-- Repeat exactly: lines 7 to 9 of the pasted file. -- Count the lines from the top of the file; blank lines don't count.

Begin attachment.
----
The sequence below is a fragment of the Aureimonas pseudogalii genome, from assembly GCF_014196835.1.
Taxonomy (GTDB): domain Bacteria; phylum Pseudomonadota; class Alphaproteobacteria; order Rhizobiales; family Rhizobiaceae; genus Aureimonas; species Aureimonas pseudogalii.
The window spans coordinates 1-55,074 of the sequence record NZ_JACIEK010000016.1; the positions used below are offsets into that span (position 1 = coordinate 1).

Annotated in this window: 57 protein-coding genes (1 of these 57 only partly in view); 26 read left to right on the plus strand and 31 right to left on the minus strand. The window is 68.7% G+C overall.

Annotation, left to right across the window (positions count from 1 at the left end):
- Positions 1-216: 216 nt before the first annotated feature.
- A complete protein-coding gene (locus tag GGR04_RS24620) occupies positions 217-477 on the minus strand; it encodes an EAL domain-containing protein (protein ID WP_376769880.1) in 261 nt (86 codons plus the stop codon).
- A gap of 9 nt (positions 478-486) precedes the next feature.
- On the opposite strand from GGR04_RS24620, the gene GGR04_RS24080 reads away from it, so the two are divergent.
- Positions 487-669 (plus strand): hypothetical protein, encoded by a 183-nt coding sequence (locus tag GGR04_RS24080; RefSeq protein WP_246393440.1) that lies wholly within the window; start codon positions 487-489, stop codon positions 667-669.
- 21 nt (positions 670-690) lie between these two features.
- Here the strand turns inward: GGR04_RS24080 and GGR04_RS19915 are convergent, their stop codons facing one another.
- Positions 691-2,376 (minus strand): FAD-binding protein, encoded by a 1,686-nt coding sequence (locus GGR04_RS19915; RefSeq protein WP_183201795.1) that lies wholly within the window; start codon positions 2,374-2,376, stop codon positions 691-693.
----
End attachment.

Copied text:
- A complete protein-coding gene (locus tag GGR04_RS24620) occupies positions 217-477 on the minus strand; it encodes an EAL domain-containing protein (protein ID WP_376769880.1) in 261 nt (86 codons plus the stop codon).
- A gap of 9 nt (positions 478-486) precedes the next feature.
- On the opposite strand from GGR04_RS24620, the gene GGR04_RS24080 reads away from it, so the two are divergent.